CARING FOR ANTIQUE POTTERY AND PORCELAIN
‘Ceramic’, from the Greek keramos meaning clay, is the generic term for all items made from clay and fired in a kiln. Depending on the type of clay, which other elements have been mixed with it and the temperature at which it was fired, the end result may be referred to as porcelain, pottery or stoneware. There are then further terms used to distinguish different types including hard paste and soft paste porcelain, bone china, biscuit, earthenware and creamware. The word ‘china’ is not therefore used in the field of antiques except for bone china which is a hard paste porcelain mixed with animal bone ash to make it whiter.
Although ceramics, and also glass, can be affected by strong light and by extreme fluctuations of temperature and humidity, the risk of breaking or cracking them is the greatest danger in the home. Strong sunlight can, in time, cause an area of some types of ceramic to fade and adhesives used in restoration can be discoloured or weakened by strong light or water. Unglazed pottery, being porous, will absorb water and any impurities it contains may result in staining. On unglazed pieces greasy fingerprints can leave indelible marks.
Handling, Display and Use
Always pick up an item by the body, avoiding an extremity such as a handle, spout or head. Support the base and be careful of loose parts such as lids. Valuable and delicate pieces are best displayed in a cabinet in which the shelves should be stable to avoid vibrations. It is helpful to place items on a felt or chamois pad cut to fit the base which will also protect the shelf or piece of furniture beneath.
It is not advisable to hang damaged plates on the wall, and when hanging plates or displaying them on shelves, use acrylic or plastic-coated fittings or stands which can be adjusted to fit. Do not use sellotape to hold on lids or other loose parts as it can damage the glaze and remove any gilding or decoration: Blu-Tack, or similar, is a safer alternative.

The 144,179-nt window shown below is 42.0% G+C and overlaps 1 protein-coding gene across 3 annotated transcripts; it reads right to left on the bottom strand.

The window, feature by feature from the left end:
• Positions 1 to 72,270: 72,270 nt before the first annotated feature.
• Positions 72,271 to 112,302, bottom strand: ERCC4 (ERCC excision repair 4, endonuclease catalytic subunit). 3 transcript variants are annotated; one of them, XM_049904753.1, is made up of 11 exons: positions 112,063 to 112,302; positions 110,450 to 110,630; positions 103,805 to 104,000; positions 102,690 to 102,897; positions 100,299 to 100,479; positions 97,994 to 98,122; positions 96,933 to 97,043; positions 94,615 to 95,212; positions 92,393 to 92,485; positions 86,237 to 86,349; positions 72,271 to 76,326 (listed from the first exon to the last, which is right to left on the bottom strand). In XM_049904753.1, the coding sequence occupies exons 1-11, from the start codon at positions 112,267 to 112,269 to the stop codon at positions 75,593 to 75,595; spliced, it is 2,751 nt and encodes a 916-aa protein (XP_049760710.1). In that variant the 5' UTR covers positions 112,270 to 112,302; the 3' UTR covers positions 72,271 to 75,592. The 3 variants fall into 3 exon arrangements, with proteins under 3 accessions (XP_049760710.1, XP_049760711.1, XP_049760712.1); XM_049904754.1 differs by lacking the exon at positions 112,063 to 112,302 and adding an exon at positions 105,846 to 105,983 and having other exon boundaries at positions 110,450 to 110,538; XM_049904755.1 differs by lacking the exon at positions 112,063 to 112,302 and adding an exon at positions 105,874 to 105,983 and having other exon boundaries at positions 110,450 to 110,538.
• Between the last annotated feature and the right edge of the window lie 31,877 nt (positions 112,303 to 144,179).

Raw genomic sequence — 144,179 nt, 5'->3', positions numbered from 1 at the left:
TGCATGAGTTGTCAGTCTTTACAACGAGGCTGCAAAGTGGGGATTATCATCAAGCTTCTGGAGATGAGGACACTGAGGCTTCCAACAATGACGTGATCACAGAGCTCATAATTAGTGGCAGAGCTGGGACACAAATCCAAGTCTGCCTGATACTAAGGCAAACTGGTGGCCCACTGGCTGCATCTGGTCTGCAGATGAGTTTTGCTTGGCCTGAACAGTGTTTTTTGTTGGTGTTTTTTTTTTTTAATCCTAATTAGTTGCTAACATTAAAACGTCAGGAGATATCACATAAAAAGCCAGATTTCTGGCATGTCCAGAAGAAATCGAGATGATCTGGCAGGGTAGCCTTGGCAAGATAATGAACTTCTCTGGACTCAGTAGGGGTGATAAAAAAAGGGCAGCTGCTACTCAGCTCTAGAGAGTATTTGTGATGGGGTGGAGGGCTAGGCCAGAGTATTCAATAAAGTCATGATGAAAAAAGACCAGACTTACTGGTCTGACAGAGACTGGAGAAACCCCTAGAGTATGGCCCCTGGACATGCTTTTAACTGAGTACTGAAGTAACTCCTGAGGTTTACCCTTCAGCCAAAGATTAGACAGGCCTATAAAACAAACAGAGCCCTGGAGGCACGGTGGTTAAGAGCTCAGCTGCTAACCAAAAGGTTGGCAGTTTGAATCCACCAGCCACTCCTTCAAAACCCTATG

If you want to use antique pottery or porcelain for cut flowers or plants, place a separate container inside the antique piece with a protective pad between the two.
Remove dirt and dust from any decorative pieces with a dry artist’s paintbrush before washing. Provided they are unrestored, glazed ceramics can safely be washed in warm water with a little washing-up liquid, using a soft brush to coax dirt from crevices, but never use abrasive cleaners or put antique pieces in the dishwasher. When washing, protect the pieces by laying a towel or sponge at the bottom of the, preferably plastic, basin, or stand one piece at a time on the draining board and wash gently with a soft brush dipped in water with washing-up liquid. Rinse well and leave to dry on a clean towel. A warm hairdryer can be useful for drying intricate items.
Unglazed pieces should not be soaked in water, nor should the unglazed foot-rims found on some glazed items. These should be cleaned with a soft cloth or cotton wool soaked in the soapy water. Objects with ormolu or other metal fittings or those mended with iron rivets should also not be soaked in water.
The copper and iron rivets which were once used to reinforce repairs often stain the surrounding ceramic. Copper stains can be removed with ammonia applied, in a well-ventilated area, with cotton wool while a commercial rust remover can be used on rust from iron rivets.
Some stains on porcelain can be removed by applying cotton wool swabs soaked in a solution of 20-volume hydrogen peroxide and a few drops of ammonia. The swabs should be left in position for an hour or two but not allowed to dry out. Place the object in a plastic bag to retain the moisture and check from time to time to see if the swabs need re-soaking. This solution should not be applied to pieces with gilt or lustre decoration. Never be tempted to soak stained pieces in household bleach as this may give a good result initially but will eventually lead to yellowing; Calgon, however, is safe for soaking appropriate pieces.
Reproduced with kind permission of LAPADA.